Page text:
Melanie Suzanne Wilson

After marrying in February 2017, I publicly kept my maiden name and also legally gained my married surname. That's right. I chose to have two surnames.
And no, I did not draw inspiration from celebrities like Kim Kardashian West and BeyoncĂ© Giselle Knowles-Carter. This was a clear decision based on what works for my life.

Past and Present Identities Combined

I feel quite happy now with two identities. I am publicly keeping my 'personal brand' of Melanie Suzanne Wilson, which is also my legal birth full name. It is what people know me as. That simply feels right.
My married name will be used in legal purposes when possible. So in private situations and when filling in forms, I am happily Melanie Suzanne Wilson Halford. The last two words will be a surname. I want to feel connected to my new life through a shared name.
Both identities reflect who I am in personal and professional contexts. Both surnames are necessary parts of me. That is why I will still have my original name, but sometimes add the new surname at the end.

Breaking Tradition

It was a complicated choice. My family freely gave their opinions on my decision. They compared me with their friends and history as a whole. Surely I would want to do what other women did in the past (actually no I wouldn't).
My decision contrasted to the tradition of women taking their husbands' names and abandoning their own. Some of my friends had followed the traditional approach. They enjoyed a freedom of choice, that every woman should have.
To further clarify, I am happy for women to change their names if they wish. It is a freedom that is enjoyed by many Aussies. The ABC reported in 2016, "More than 80 per cent of women take their husband's name after marriage."
I am apparently in the minority when keeping my maiden name, even if I will also add the married name. It is what I feel comfortable with. Others can do what is right for them.

Keeping a Heritage

I do not want to hide my cherished family name, that I associate with a history and heritage. We both felt strongly about me keeping that part of my identity.
Why should women loose valuable family identities? What makes a woman's background less important in a name than a man's background?
By asking these questions, I am suddenly looking more feminist than before. Maybe that means we have a feminist marriage. We both just don't do something simply because it's 'what women do.' I am lucky to have a relationship that is about people more than gender.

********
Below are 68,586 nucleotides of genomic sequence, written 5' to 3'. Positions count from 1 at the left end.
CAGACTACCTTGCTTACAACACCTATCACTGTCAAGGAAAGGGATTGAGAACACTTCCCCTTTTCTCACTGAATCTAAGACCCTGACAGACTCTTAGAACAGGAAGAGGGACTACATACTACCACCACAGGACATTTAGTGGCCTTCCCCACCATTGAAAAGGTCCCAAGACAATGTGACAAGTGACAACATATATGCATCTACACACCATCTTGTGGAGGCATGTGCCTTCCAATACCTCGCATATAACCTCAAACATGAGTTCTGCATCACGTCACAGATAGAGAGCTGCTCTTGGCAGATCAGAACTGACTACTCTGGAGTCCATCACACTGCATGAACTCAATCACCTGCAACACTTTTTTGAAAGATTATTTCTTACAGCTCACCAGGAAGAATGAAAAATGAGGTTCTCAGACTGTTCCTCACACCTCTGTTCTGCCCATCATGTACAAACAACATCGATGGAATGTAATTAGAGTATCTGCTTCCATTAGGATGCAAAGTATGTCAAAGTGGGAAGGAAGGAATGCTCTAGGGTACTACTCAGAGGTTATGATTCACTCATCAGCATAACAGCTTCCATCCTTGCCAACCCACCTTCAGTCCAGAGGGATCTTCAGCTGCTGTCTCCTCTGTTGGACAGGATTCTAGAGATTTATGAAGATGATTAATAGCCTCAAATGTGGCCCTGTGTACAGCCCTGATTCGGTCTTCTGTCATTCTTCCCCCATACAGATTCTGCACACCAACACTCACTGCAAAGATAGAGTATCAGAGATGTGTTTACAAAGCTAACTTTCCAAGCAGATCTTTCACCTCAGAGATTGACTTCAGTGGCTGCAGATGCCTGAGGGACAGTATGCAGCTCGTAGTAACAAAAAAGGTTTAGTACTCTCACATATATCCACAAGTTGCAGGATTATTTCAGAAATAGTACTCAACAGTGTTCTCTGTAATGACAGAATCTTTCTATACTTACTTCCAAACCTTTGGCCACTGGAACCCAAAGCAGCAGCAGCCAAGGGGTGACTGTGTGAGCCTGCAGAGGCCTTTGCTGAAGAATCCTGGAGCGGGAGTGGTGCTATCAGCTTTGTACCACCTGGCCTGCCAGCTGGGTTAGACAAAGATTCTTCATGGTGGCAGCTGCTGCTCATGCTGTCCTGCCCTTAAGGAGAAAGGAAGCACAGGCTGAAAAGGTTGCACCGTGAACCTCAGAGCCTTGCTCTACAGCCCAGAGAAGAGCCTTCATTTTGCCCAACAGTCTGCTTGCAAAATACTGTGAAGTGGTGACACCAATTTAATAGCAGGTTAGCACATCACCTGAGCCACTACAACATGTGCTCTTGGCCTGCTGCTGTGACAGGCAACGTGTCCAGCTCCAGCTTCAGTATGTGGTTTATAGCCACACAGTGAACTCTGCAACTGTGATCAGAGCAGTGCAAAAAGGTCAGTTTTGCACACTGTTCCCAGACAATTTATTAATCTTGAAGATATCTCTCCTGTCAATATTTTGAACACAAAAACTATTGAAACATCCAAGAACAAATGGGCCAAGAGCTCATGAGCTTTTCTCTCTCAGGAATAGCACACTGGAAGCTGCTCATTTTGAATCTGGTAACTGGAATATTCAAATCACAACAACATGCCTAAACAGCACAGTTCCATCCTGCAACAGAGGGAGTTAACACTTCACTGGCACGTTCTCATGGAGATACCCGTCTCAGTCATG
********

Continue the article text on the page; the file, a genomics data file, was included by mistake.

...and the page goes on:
Personal Branding

Branding is a sad reality of the online social media landscape. We all have an online presence. We are all known online for something. The internet is now another reason not to entirely change my name.
The whole branding issue is an odd thing to consider in everyday life. It is an image portrayed online, through words and multimedia. It is a perception in audiences' minds.
Whether we like it nor not, branding is now a reality for anyone with a public presence. And a name can be closely tied to a brand. Our identities influence our presence in online and offline communities. That's why my surname is still used in communications.

A New Family Name for a New Life

Getting married can feel wonderful. In addition to the lifelong commitment, there is a connotation of starting a new family unit away from the old one. The two of us are a team. I like the idea of symbolising that togetherness.
A second surname helps to differentiate me from other Wilsons. Some formal contexts, typically when a form has been filled out, will still call me "Mrs" so-and-so. The whole "Mrs" label is not something I directly deal with every day. I am not a teacher or other professional that would get referred to by my last name.
But when I do see the phrase "Mrs Wilson," there is only one person I think that could be - my grandmother. There is a big difference between the grandmother Mrs Elizabeth Wilson OAM and the granddaughter Mrs Melanie Suzanne Wilson Halford. Let's not confuse one person for the other. In very formal occasions of only surnames, I would feel more comfortable as Mrs Wilson Halford. Although that would not be an issue so often.

Best of Both Worlds

I feel grateful to continue calling myself Melanie Suzanne Wilson in my current social circles. That choice is a privilege. I am even more glad to become Melanie Suzanne Wilson Halford for personal and legal purposes. There is more freedom in naming than I ever imagined.